World Happy Day was cold and a bit snowy in Newport, RI, when we attended the screening of Happy, Roko Belic’s documentary on the science and practice of being happy.
Didn’t know Feb. 11 was World Happy Day? That’s because Belic made it up, a la Festivus of “Seinfeld” fame. But whereas Festivus included “the airing of grievances” as its holiday tradition, the day and the documentary Belic conceived was about unburdening from the same.
The screening I attended at the Jane Pickens Theater drew 80 people, and I went because I have had the fortune of seeing Belic’s previous documentary, the 1999 Academy Award nominee Genghis Blues. While Belic’s chops as a filmmaker are obvious, Happy‘s savvy way of approaching its audience was likewise notable. The film screened at 600 locations worldwide, including not only dozens of theatrical screenings, but also events in homes and other venues.
Many filmmakers would love to have their premiere become an event, but most don’t. Belic got Happy into dozens of theaters in a variety of countries by creating excitement and a sense of event around the documentary and a holiday that doesn’t exist. Filmmakers have certainly attempted to piggyback on existing events, organizations and movements, while advocacy organizations have become adept at creating “days,” “weeks” and “months” — see my previous post about Black History Month — that heighten awareness (or sales). Belic seems to have nicely combined those two routes. (More February holidays you’ve never heard of are in this list, with today among other things being National Get A Different Name Day.)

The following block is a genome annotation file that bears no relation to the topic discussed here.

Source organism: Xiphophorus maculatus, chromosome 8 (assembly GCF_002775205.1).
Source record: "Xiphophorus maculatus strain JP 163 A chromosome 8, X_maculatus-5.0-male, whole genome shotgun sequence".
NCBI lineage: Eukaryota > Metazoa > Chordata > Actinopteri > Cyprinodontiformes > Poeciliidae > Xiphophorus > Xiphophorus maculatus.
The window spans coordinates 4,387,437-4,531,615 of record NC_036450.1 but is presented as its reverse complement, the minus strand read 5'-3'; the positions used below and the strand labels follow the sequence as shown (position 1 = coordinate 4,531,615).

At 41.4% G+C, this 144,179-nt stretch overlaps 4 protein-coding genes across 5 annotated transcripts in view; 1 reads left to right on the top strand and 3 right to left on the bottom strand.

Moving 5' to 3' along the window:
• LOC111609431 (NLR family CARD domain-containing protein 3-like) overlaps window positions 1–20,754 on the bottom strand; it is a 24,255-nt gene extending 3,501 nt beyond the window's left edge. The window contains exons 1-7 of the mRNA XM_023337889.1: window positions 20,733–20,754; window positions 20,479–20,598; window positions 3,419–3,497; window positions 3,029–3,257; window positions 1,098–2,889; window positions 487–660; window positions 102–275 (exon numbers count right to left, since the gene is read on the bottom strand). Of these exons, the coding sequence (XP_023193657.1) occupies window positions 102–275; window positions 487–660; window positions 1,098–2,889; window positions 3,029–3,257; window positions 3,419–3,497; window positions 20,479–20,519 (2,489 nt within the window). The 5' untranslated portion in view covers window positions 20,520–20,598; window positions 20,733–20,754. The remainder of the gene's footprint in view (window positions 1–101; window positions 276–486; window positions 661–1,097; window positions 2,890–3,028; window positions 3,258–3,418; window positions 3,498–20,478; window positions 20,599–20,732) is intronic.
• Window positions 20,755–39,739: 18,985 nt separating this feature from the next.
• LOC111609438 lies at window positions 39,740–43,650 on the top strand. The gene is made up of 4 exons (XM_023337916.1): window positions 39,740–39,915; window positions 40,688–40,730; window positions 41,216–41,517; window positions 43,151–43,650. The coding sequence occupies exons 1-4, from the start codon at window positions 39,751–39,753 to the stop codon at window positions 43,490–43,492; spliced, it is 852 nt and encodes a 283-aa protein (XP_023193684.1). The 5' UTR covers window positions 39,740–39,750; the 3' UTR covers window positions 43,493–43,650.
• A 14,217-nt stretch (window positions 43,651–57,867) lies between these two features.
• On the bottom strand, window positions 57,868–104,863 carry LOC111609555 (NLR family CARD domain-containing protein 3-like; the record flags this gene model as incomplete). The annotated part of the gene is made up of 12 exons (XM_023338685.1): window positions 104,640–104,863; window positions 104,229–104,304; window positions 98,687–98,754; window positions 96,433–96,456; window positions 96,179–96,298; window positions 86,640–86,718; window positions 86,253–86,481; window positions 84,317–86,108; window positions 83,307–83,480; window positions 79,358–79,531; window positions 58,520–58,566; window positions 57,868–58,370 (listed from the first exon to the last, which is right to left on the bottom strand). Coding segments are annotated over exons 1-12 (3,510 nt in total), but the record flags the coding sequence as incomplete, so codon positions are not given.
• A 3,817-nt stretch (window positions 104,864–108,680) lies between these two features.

Happy is a prescriptive documentary. Not caring to simply sit back and tell its stories, it advocates. It’s an array of tales of people who have found happiness (including an impoverished Indian rickshaw driver and a former debutante scarred by a horrible accident), combined with a panel of scholars who have studied and pondered the question of happiness in human existence.
Happy played an assortment of film festivals, winning laurels at several that include Amsterdam Film Festival, the Arizona International Film Festival and the Mexico International Film Festival. Belic crowdfunded successfully last year on Kickstarter, raising more than $36,000 for shooting that took him to Denmark, India, Japan and Bhutan.
It’s a really nice film, and a Google search of Sunday’s news showed that World Happy Day may have gotten a foothold, with an amount of media coverage that surprised me, including hits with Forbes and local news. With its smart work from funding, to production, to release, Happy is a smile-inducing effort by a resourceful documentary filmmaker.
One of the skills that have always been required of documentary filmmakers is fundraising, and in this digital landscape that’s become both easier and harder: Technology allows documentaries to be made well and significantly lower expense; the documentary filmmaker, however, competes against far more other documentary filmmakers to gather support. And as part of that, crowdfunding is a tool that evolves by the day.